The family of a longtime lawman gunned down by his own colleagues last year has filed a wrongful-death lawsuit against St. John the Baptist Parish Sheriff Mike Tregre, claiming deputies should have used “non-lethal means” to quell a domestic disturbance at the lieutenant’s LaPlace home.

The lawsuit, filed Thursday in U.S. District Court in New Orleans, blames “the entire tragic incident” on a lack of training within the Sheriff’s Office and claims Lt. Nolan Anderson did not pose an “imminent danger” to the deputies who fatally shot him.

It further alleges that one of the deputies who opened fire, Sgt. Richard Dubus, disobeyed an order to stand down from a crisis management negotiator tasked with “bringing a peaceful resolution to the conflict.”

Tregre declined to comment on the lawsuit.

An attorney for Anderson’s family did not return a call seeking comment.

The shooting followed a standoff between Anderson and his colleagues on Sept. 24, 2014, at a residence on Pine Street. An investigation by the State Police found that Anderson was armed with a department-issued gun, which he fired before the authorities arrived, and that he used his police radio to threaten responding deputies.

Those deputies arrived at the home that afternoon to find Anderson holding his wife at gunpoint, according to State Police. “Several shots were fired inside the home prior to and during the deputies’ arrival,” the State Police reported.

Tregre told reporters last year that his deputies had taken “extreme measures to try to talk him down” but that Anderson “put us in a position for fellow officers to take his life.” He said Anderson’s decision to open fire left deputies no choice but to use deadly force.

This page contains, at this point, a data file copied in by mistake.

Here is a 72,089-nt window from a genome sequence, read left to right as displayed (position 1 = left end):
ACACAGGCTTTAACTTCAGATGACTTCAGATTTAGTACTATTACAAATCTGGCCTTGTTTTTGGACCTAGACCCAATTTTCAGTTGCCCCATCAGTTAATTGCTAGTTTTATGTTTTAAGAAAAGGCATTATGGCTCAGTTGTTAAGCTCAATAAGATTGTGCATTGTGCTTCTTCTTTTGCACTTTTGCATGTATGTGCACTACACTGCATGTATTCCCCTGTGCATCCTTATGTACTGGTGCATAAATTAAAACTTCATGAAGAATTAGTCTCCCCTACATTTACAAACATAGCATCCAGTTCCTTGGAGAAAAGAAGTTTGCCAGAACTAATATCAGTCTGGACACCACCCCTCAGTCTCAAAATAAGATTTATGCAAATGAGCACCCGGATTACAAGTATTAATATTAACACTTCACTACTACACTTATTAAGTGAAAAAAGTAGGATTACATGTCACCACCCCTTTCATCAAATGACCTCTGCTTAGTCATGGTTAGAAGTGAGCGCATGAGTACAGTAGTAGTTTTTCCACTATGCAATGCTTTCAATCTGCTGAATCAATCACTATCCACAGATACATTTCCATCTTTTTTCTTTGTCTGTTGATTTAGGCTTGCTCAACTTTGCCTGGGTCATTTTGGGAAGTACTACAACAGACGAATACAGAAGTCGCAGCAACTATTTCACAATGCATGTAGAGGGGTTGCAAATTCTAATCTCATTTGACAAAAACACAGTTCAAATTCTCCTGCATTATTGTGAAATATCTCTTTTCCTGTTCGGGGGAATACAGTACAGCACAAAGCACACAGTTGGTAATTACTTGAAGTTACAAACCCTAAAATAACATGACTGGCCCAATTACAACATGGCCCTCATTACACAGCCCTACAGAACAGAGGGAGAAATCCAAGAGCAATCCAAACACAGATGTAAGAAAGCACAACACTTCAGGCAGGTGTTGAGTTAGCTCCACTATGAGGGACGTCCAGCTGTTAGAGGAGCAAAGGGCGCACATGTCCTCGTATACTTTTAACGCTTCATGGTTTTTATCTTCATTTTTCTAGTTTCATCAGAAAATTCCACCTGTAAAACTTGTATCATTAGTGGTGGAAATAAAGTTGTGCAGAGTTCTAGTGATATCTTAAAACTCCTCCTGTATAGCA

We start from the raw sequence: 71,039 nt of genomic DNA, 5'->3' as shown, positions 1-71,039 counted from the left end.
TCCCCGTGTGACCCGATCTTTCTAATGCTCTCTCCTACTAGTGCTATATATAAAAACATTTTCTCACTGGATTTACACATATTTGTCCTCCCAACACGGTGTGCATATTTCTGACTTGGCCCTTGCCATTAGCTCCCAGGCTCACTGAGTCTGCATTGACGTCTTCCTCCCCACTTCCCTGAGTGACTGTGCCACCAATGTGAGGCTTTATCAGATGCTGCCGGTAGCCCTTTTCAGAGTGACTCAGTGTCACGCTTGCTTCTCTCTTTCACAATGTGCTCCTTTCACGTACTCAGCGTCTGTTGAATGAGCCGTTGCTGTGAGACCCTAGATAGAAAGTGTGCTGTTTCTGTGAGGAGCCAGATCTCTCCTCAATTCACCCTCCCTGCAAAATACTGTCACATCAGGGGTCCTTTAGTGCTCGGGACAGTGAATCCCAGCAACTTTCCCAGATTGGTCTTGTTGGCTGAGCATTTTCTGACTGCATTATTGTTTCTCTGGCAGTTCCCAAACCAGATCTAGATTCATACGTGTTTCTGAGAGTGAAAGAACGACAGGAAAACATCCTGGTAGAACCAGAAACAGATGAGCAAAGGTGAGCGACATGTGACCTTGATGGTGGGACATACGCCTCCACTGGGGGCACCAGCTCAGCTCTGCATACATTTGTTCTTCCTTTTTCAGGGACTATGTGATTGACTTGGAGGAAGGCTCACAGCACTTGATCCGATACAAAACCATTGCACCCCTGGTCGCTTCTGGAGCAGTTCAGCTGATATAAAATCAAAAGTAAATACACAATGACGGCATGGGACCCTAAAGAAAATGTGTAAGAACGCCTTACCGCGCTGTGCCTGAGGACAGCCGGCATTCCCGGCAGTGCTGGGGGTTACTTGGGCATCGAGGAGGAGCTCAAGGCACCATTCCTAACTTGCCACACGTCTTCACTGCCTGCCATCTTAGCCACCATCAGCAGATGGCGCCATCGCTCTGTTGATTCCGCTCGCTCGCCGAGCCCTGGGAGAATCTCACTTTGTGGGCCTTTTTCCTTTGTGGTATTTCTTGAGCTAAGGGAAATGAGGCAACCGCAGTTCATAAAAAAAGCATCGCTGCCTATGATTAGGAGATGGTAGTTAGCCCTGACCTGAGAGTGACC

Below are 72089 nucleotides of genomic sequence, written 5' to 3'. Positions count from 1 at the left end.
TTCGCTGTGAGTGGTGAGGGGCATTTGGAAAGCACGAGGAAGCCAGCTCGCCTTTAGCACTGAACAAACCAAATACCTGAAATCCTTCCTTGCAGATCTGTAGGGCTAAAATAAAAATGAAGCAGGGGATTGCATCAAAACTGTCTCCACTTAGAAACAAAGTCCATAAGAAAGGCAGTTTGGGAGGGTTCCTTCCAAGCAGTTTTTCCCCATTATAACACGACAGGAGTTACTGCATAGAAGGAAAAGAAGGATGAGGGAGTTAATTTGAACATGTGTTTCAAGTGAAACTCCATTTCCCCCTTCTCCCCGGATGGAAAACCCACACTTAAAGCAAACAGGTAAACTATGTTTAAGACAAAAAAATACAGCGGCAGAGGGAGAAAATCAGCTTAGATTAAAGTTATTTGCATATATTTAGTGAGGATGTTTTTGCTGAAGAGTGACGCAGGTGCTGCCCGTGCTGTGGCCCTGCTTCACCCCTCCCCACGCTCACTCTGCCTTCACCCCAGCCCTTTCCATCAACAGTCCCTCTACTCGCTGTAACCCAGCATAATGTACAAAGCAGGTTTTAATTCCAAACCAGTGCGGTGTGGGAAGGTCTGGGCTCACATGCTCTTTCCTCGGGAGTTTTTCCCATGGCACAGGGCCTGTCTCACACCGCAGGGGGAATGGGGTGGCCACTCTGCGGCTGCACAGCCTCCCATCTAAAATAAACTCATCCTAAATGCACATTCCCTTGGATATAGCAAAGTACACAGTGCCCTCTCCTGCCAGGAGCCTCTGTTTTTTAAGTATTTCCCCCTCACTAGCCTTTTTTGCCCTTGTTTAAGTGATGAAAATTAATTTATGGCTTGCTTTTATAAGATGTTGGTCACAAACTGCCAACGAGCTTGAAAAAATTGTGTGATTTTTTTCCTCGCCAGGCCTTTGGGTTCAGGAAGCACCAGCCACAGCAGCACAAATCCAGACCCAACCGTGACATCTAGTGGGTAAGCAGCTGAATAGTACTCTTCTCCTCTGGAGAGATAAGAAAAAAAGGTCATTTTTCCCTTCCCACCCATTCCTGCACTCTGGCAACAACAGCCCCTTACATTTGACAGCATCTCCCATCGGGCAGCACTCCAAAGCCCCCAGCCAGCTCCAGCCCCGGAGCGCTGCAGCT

“It’s a day that I never thought I would see,” the sheriff said at the time. “The only positive side in this entire tragedy is that we were able to save his wife.”

Anderson, a 25-year veteran of the force, died at River Parishes Hospital before he could be transferred to a New Orleans trauma center. No criminal charges were brought in his death.

The lawsuit claims that the crisis management negotiator, Lt. Gregory Baker, had issued a stand-down order to Dubus so that Baker “could have more time to negotiate with Nolan.”

It also says Detective Thomas Ricks “lethally shot” Anderson after he already had been “incapacitated” by the shots Dubus fired.

The deputies “could have and should have used non-lethal means to incapacitate Lt. Anderson,” the lawsuit claims.

Dubus was sued in a separate wrongful-death lawsuit in the case of Deborah and Robert Prine, a couple fatally shot by St. John deputies in 2012. Court documents show that case was settled out of court last year for $12,000.

Follow Jim Mustian on Twitter, @JimMustian.